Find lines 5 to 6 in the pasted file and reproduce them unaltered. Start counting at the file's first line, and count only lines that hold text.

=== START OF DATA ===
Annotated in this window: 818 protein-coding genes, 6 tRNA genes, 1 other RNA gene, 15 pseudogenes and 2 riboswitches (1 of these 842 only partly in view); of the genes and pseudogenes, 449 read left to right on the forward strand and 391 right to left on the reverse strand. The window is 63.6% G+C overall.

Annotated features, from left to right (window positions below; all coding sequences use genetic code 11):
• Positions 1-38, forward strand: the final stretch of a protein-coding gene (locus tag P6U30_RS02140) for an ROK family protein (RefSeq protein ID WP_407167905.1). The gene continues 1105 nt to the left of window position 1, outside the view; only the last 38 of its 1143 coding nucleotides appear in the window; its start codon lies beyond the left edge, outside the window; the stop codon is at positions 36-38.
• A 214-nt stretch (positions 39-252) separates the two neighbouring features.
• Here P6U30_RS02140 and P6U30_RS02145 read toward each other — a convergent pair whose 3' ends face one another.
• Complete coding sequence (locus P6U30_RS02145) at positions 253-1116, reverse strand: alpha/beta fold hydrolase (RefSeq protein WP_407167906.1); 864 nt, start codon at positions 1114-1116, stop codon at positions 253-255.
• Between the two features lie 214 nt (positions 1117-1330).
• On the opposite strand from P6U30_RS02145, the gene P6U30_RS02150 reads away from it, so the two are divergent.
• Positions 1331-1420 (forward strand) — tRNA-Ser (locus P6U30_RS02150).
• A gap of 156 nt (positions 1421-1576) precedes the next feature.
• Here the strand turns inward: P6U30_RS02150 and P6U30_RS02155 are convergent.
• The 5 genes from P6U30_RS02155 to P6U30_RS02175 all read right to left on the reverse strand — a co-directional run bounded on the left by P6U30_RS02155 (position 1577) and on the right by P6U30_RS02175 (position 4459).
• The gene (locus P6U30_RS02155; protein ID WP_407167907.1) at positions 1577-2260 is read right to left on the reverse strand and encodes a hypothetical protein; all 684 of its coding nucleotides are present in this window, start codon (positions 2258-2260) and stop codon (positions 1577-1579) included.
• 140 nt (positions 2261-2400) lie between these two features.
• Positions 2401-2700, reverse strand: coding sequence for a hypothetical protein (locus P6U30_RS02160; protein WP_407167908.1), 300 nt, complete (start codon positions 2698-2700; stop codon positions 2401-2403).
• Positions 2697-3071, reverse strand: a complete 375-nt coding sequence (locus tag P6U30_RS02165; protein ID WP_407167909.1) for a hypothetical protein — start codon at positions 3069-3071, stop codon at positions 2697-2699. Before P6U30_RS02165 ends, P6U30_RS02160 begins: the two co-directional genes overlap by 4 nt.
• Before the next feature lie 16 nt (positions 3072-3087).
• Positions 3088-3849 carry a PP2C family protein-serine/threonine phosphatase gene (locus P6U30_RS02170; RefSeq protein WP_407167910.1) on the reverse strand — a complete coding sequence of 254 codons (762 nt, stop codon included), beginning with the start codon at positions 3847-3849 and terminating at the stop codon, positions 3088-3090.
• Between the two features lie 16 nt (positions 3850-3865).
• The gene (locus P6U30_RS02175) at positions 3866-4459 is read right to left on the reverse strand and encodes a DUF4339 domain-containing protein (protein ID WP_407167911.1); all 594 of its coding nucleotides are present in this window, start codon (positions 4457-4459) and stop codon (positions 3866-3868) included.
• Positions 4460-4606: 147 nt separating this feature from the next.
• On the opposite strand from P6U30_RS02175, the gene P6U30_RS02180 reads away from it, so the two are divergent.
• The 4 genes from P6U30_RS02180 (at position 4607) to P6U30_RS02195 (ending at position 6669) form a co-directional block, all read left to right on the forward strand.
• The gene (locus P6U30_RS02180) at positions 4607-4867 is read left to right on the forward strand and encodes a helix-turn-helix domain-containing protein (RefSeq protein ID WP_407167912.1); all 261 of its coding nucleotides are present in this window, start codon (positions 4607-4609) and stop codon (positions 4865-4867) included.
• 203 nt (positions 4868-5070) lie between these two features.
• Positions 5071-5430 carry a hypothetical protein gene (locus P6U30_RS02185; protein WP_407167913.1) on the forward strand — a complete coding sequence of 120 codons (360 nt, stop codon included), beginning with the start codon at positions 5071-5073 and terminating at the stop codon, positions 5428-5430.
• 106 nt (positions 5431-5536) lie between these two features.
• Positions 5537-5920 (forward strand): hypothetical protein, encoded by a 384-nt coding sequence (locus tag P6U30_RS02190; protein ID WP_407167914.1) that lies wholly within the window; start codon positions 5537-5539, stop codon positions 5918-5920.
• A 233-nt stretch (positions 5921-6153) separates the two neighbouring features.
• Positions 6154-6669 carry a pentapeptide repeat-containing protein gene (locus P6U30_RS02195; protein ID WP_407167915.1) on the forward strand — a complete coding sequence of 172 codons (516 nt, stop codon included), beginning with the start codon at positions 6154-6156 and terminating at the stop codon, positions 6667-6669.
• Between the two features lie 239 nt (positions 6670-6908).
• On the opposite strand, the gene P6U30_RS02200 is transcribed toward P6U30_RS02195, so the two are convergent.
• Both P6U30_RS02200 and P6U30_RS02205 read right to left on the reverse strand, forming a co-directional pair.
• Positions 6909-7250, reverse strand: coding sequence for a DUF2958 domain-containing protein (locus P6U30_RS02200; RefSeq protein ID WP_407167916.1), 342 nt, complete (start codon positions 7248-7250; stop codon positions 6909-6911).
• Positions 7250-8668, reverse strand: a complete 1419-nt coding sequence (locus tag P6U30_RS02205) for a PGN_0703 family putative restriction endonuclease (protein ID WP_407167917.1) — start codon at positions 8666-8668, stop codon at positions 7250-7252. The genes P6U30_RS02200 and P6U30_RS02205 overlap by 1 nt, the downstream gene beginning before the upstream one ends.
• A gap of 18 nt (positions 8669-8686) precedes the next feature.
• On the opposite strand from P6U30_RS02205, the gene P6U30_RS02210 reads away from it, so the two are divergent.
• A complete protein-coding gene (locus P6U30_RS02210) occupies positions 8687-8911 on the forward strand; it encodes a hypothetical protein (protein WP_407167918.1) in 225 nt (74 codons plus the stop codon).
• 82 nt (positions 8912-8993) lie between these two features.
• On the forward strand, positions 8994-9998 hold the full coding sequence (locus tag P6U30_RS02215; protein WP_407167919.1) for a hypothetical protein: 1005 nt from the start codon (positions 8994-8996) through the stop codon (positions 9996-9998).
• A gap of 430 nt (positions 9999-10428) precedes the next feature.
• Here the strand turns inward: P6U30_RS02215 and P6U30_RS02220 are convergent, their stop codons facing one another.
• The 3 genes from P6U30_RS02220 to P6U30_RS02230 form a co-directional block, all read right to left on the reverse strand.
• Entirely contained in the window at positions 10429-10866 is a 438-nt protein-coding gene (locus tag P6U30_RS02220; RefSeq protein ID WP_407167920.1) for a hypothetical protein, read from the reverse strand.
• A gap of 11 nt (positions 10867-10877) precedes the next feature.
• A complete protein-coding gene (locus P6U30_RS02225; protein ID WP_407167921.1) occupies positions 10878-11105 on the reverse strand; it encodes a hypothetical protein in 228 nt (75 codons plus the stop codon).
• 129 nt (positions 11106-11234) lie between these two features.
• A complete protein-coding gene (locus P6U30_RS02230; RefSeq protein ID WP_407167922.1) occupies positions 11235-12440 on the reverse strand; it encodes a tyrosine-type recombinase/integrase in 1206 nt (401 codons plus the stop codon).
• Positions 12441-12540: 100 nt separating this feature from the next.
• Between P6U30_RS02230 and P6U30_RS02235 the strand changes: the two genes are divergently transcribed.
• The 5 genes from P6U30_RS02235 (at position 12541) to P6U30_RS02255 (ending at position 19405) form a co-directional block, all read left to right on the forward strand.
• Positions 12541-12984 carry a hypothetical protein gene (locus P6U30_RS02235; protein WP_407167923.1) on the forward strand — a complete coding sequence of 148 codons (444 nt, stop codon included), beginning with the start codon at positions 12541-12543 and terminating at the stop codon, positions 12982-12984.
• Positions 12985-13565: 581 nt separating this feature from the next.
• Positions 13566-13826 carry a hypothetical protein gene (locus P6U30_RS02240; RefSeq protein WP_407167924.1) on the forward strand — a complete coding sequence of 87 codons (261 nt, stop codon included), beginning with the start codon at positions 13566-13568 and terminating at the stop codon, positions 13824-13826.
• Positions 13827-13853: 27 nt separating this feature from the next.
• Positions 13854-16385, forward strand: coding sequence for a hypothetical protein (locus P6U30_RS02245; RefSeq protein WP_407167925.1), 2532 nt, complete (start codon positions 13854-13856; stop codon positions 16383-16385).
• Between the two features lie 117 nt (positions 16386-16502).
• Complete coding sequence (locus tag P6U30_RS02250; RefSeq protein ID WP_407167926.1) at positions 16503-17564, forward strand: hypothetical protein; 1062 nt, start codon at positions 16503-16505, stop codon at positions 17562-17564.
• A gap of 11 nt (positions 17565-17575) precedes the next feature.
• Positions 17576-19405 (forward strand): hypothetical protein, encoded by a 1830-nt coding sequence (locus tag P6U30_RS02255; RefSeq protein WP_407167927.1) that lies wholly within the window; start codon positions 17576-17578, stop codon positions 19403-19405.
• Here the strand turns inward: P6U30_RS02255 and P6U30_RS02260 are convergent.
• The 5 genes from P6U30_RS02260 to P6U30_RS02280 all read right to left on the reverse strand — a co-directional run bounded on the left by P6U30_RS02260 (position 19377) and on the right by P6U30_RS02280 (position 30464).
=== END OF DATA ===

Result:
• Here P6U30_RS02140 and P6U30_RS02145 read toward each other — a convergent pair whose 3' ends face one another.
• Complete coding sequence (locus P6U30_RS02145) at positions 253-1116, reverse strand: alpha/beta fold hydrolase (RefSeq protein WP_407167906.1); 864 nt, start codon at positions 1114-1116, stop codon at positions 253-255.